• Chambers's Twentieth Century Dictionary
    • p.adj Appanaged endowed with an appanage
    • ***


Chambers's Twentieth Century Dictionary
Fr. apanage—L. ad, and pan-is, bread.


In literature:

Consequently, there would be no more fear of cliques, courtiers, and appanages, since no new inequality could be established.
"What is Property?" by P. J. Proudhon
He had added also the small stable, a dairy, and other appanages.
"And Even Now" by Max Beerbohm
Elsewhere it is plastered over anew, and more particularly in the appanages.
"The Origins of Contemporary France, Volume 1 (of 6)" by Hippolyte A. Taine
A bishop with a regular salary, and no appanage of land and land-bailiffs, is only half a bishop.
"Framley Parsonage" by Anthony Trollope
Practically the step amounted on the part of France to an annexation of the once predominant kingdom of Spain with all its appanages.
"With Marlborough to Malplaquet" by Herbert Strang and Richard Stead
He had refused to become the mere appanage of her life, because he was already pledged to that great idea he called his country.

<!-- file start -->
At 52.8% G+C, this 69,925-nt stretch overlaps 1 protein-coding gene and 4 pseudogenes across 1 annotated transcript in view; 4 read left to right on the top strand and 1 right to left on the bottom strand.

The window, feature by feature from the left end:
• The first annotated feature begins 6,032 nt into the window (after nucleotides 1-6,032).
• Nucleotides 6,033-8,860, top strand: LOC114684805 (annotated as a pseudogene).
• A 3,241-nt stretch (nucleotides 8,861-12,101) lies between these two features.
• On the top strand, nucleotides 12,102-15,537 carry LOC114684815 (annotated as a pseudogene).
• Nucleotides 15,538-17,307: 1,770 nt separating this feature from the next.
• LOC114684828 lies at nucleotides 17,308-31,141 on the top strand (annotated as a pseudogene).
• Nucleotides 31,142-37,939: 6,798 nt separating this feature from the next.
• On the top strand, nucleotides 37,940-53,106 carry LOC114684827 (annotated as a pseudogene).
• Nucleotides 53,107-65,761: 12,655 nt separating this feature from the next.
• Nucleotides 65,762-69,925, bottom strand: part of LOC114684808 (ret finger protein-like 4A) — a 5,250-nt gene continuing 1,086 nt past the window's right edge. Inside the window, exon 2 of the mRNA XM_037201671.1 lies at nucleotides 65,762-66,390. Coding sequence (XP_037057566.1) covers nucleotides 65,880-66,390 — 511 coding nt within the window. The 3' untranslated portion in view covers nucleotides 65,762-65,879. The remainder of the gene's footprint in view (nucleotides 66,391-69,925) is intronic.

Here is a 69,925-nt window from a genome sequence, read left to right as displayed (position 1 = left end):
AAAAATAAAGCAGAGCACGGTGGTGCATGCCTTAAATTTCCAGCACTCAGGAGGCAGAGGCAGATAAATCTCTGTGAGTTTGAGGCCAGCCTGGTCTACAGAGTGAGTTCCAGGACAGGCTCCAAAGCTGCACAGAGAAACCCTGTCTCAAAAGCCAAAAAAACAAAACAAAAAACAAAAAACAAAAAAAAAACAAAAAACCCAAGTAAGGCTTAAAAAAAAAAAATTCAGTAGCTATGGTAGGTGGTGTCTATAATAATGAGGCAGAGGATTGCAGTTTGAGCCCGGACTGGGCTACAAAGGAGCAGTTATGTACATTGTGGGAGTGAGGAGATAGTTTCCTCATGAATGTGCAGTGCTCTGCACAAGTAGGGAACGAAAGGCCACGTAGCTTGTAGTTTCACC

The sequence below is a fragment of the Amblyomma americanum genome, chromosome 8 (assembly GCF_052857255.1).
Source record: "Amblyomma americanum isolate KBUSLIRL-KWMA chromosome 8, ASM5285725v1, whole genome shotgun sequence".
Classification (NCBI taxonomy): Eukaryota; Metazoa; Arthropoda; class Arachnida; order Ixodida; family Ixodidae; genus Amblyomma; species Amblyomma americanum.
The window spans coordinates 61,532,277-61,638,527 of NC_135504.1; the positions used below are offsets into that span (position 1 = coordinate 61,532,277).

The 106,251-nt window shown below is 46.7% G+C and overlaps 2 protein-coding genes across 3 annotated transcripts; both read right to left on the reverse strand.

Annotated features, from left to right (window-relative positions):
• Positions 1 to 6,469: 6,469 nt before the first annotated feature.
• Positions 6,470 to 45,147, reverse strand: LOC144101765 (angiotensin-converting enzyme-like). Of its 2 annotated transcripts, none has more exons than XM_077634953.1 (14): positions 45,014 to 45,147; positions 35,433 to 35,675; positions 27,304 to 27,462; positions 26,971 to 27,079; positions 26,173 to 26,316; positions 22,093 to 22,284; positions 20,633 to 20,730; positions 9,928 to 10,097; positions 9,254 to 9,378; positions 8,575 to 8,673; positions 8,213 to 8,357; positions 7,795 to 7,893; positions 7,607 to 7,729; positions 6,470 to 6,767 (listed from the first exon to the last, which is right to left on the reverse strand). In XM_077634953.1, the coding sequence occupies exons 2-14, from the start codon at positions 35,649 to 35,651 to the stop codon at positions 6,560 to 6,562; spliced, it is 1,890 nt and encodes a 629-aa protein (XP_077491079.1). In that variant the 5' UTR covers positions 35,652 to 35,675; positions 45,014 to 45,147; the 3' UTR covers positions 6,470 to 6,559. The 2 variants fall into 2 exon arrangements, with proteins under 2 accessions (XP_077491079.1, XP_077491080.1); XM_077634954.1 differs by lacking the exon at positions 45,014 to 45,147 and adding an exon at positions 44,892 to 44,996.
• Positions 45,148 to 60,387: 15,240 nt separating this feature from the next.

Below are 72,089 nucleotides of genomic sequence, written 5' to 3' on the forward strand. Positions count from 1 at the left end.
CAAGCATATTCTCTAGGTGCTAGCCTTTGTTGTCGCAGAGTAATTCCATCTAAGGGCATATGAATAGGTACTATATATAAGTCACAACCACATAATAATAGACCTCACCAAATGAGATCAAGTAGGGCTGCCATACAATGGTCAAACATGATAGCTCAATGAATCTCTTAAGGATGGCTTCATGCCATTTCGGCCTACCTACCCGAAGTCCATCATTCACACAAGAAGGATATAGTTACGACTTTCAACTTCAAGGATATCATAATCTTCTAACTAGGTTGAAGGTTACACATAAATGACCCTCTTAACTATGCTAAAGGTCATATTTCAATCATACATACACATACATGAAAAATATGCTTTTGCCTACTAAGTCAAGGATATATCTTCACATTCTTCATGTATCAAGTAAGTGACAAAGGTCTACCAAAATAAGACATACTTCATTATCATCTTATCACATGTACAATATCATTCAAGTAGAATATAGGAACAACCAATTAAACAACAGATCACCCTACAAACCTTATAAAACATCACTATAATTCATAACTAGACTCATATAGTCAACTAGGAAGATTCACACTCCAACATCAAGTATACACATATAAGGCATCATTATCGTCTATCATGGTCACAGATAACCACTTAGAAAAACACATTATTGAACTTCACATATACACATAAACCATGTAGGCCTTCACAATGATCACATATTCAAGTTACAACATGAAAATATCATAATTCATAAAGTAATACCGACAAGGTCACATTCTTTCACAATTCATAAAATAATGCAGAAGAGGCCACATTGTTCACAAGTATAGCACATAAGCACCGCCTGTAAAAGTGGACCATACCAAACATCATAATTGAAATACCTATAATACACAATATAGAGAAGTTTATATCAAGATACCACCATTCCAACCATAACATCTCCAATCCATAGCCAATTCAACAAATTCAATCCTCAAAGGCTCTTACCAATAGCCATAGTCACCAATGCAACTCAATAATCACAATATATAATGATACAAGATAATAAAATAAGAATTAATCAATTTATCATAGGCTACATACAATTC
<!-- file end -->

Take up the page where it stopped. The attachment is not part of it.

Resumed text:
"Lady Merton, Colonist" by Mrs. Humphry Ward
This false virtue is the appanage of none but weak and irresolute hearts.
"Poise: How to Attain It" by D. Starke
The children of Ysiaslaf had provinces assigned them in appanage.
"The Empire of Russia" by John S. C. Abbott
Nor did they eat the delicacies with which Mrs. Drabdump supplied him, with the assurance that they were the artisan's appanage.
"The Grey Wig: Stories and Novelettes" by Israel Zangwill
Appanage of time put in your keeping For my far-off heritor to hear.
"Behind the Arras" by Bliss Carman